GiveWell aims to find the best giving opportunities we can and recommend them to donors. We tend to put a lot of investigation into the organizations we find most promising, and de-prioritize others based on limited information. When we decide not to prioritize an organization, we try to create a brief writeup of our thoughts on that charity because we want to be as transparent as possible about our reasoning.
The following write-up should be viewed in this context: it explains why we determined that (for the time being), we won't be prioritizing the organization in question as a potential top charity. This write-up should not be taken as a "negative rating" of the charity. Rather, it is our attempt to be as clear as possible about the process by which we came to our top recommendations.
Published: October 2012
Doctors Without Borders (Médecins Sans Frontières, MSF) is a large, international medical humanitarian organization, focused on providing care “to people whose survival is threatened by violence, neglect, or catastrophe.”1
We have a positive view of MSF and have recommended them for disaster-relief donations in the past. We considered evaluating MSF more thoroughly for a potential “top charity” recommendation, because we perceive them to be unusually transparent. However, we currently have decided to not prioritize additional analysis of MSF because:
In short, while we continue to hold a positive view of MSF, and expect to recommend them in future disaster-relief situations, we believe that our top charities are likely to be a better giving opportunity for donors who are not committed to the cause of disaster relief.
For the previous version of this page, see our 2009 review of MSF.
We considered MSF for an in-depth evaluation for several reasons:
Nevertheless, we have currently decided to not prioritize additional analysis of MSF for two reasons.
We believe that there is a set of global health and nutrition interventions that provide particularly promising opportunities for donors because these interventions are relatively proven, cost-effective, and scalable. (We provide a more complete articulation of this view this blog post.) MSF’s activities include highly cost-effective interventions (such as providing basic vaccinations and distributing bednets), but also include activities with lower or poorly understood cost effectiveness (such as HIV treatment, outpatient health care and mental health care).4 We therefore would guess that our top charities -- which focus solely on programs that meet these criteria -- offer donors more impact for their donation than supporting MSF's activities as a whole.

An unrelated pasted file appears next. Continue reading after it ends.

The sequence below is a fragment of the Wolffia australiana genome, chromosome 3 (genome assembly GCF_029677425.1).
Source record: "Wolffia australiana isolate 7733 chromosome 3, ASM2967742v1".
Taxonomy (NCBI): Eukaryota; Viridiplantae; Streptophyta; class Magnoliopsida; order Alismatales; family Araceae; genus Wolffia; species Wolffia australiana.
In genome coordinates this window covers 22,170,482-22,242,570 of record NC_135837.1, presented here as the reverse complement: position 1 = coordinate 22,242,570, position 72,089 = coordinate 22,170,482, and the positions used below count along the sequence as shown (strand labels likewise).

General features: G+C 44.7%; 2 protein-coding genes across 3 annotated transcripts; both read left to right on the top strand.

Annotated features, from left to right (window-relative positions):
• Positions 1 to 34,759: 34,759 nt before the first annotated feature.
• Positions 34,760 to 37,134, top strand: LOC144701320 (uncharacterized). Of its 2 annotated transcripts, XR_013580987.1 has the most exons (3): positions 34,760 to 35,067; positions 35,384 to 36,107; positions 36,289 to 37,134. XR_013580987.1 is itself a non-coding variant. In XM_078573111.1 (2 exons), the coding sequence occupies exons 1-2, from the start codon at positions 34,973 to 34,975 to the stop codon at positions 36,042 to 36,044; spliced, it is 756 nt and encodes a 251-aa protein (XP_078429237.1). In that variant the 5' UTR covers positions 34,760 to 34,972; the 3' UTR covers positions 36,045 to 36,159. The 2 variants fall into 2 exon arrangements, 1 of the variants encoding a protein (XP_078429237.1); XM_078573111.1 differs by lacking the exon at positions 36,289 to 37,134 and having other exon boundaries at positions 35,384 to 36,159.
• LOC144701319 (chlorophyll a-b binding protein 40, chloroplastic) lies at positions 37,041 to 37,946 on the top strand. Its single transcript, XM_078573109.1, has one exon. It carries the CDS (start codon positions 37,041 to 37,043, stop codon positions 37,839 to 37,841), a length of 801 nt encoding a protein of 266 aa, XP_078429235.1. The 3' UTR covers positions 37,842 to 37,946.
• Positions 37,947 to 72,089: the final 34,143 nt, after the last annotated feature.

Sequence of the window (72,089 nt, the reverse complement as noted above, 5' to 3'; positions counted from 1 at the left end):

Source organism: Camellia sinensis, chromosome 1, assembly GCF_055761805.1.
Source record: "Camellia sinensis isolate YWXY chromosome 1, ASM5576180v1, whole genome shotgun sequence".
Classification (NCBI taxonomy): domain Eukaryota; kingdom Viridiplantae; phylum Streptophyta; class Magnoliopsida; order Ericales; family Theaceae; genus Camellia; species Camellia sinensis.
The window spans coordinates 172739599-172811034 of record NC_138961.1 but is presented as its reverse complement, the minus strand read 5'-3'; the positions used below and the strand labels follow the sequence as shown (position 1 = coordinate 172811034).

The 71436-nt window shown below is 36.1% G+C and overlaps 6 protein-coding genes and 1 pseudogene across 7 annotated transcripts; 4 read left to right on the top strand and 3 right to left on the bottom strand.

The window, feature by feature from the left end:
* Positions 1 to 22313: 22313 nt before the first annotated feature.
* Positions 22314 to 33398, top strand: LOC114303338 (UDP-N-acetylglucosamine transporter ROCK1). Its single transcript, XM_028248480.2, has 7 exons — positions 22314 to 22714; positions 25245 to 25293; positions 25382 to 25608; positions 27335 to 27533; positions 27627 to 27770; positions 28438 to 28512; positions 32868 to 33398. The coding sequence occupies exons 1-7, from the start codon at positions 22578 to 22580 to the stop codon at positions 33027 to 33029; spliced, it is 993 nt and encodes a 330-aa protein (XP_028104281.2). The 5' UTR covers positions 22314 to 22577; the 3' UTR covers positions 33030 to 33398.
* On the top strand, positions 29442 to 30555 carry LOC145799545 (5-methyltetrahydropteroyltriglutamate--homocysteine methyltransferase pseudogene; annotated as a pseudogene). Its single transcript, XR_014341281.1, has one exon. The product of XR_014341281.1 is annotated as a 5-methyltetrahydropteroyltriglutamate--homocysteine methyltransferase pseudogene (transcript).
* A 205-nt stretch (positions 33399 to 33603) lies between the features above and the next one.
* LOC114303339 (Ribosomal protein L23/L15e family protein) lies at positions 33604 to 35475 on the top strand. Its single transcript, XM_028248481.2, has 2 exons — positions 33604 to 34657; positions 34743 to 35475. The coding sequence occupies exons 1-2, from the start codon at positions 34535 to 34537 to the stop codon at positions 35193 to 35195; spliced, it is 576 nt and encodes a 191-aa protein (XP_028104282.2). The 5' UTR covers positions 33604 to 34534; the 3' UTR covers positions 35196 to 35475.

One way to lessen the uncertainty around cost-effectiveness might be to restrict funding to specific activities known to be especially cost effective. MSF's answer to our question regarding the effects of restricting a donation is among the clearest and most informative we have seen. We asked MSF, "If we direct funding to MSF and request that the funding be used for vaccination, how will MSF's programs change (if at all)?" MSF replied:5
We can and will accept restricted funds for vaccinations, but a restricted gift for this project may not mean that we do 'more.' Our vaccination budget is huge, tens of millions of dollars every year. So, unless we were awarded an extraordinarily large grant (we are talking something like $50 million+ here) for a specific purpose like vaccines, we would not necessarily do 'more.' Even then we would have to determine if we have the human resources or medical tools available to do more than we already are doing.
We appreciate the frankness of this reply, and take it as a positive sign about MSF's commitment to transparency.
While MSF is more transparent than the vast majority of charities we have considered, it is not as transparent as the most transparent charities we have found. In particular, MSF has shared only limited examples of its monitoring and evaluation reports: